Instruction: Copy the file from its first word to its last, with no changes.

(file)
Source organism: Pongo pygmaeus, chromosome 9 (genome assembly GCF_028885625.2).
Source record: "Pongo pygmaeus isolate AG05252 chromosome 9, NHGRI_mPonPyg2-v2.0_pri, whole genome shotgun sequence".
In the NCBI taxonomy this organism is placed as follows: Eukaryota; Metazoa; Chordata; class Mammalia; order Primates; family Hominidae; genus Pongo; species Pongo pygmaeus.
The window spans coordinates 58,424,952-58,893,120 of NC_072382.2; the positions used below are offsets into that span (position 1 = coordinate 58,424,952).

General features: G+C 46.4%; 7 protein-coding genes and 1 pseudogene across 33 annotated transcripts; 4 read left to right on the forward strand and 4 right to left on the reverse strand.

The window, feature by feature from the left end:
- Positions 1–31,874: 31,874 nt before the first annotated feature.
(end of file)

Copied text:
Source organism: Pongo pygmaeus, chromosome 9 (genome assembly GCF_028885625.2).
Source record: "Pongo pygmaeus isolate AG05252 chromosome 9, NHGRI_mPonPyg2-v2.0_pri, whole genome shotgun sequence".
In the NCBI taxonomy this organism is placed as follows: Eukaryota; Metazoa; Chordata; class Mammalia; order Primates; family Hominidae; genus Pongo; species Pongo pygmaeus.
The window spans coordinates 58,424,952-58,893,120 of NC_072382.2; the positions used below are offsets into that span (position 1 = coordinate 58,424,952).

General features: G+C 46.4%; 7 protein-coding genes and 1 pseudogene across 33 annotated transcripts; 4 read left to right on the forward strand and 4 right to left on the reverse strand.

The window, feature by feature from the left end:
- Positions 1–31,874: 31,874 nt before the first annotated feature.